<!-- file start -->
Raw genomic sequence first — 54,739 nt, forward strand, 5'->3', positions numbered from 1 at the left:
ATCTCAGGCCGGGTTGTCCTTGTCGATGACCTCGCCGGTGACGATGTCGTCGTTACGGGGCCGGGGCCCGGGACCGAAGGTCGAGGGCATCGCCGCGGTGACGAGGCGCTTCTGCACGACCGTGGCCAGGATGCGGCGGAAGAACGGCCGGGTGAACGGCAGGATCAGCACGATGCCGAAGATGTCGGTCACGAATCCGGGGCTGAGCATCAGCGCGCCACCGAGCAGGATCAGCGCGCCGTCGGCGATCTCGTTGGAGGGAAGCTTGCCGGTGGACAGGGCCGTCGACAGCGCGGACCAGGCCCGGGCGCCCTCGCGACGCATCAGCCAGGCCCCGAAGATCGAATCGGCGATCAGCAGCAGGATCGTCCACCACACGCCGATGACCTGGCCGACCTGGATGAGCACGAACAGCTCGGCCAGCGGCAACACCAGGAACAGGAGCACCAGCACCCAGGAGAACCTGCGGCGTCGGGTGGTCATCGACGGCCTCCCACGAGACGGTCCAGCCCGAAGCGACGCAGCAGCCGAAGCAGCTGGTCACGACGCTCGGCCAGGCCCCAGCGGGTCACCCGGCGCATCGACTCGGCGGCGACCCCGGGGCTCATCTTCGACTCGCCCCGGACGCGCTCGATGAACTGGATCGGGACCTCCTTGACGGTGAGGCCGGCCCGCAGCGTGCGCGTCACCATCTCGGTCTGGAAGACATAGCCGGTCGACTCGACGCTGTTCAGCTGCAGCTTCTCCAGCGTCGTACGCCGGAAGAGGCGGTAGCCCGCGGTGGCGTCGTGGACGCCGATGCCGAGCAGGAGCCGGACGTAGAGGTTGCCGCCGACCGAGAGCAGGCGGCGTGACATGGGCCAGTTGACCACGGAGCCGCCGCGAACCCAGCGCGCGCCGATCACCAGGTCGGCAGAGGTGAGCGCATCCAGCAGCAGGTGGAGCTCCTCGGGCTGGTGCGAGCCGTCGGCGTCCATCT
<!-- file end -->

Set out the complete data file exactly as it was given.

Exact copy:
Raw genomic sequence first — 54,739 nt, forward strand, 5'->3', positions numbered from 1 at the left:
ATCTCAGGCCGGGTTGTCCTTGTCGATGACCTCGCCGGTGACGATGTCGTCGTTACGGGGCCGGGGCCCGGGACCGAAGGTCGAGGGCATCGCCGCGGTGACGAGGCGCTTCTGCACGACCGTGGCCAGGATGCGGCGGAAGAACGGCCGGGTGAACGGCAGGATCAGCACGATGCCGAAGATGTCGGTCACGAATCCGGGGCTGAGCATCAGCGCGCCACCGAGCAGGATCAGCGCGCCGTCGGCGATCTCGTTGGAGGGAAGCTTGCCGGTGGACAGGGCCGTCGACAGCGCGGACCAGGCCCGGGCGCCCTCGCGACGCATCAGCCAGGCCCCGAAGATCGAATCGGCGATCAGCAGCAGGATCGTCCACCACACGCCGATGACCTGGCCGACCTGGATGAGCACGAACAGCTCGGCCAGCGGCAACACCAGGAACAGGAGCACCAGCACCCAGGAGAACCTGCGGCGTCGGGTGGTCATCGACGGCCTCCCACGAGACGGTCCAGCCCGAAGCGACGCAGCAGCCGAAGCAGCTGGTCACGACGCTCGGCCAGGCCCCAGCGGGTCACCCGGCGCATCGACTCGGCGGCGACCCCGGGGCTCATCTTCGACTCGCCCCGGACGCGCTCGATGAACTGGATCGGGACCTCCTTGACGGTGAGGCCGGCCCGCAGCGTGCGCGTCACCATCTCGGTCTGGAAGACATAGCCGGTCGACTCGACGCTGTTCAGCTGCAGCTTCTCCAGCGTCGTACGCCGGAAGAGGCGGTAGCCCGCGGTGGCGTCGTGGACGCCGATGCCGAGCAGGAGCCGGACGTAGAGGTTGCCGCCGACCGAGAGCAGGCGGCGTGACATGGGCCAGTTGACCACGGAGCCGCCGCGAACCCAGCGCGCGCCGATCACCAGGTCGGCAGAGGTGAGCGCATCCAGCAGCAGGTGGAGCTCCTCGGGCTGGTGCGAGCCGTCGGCGTCCATCT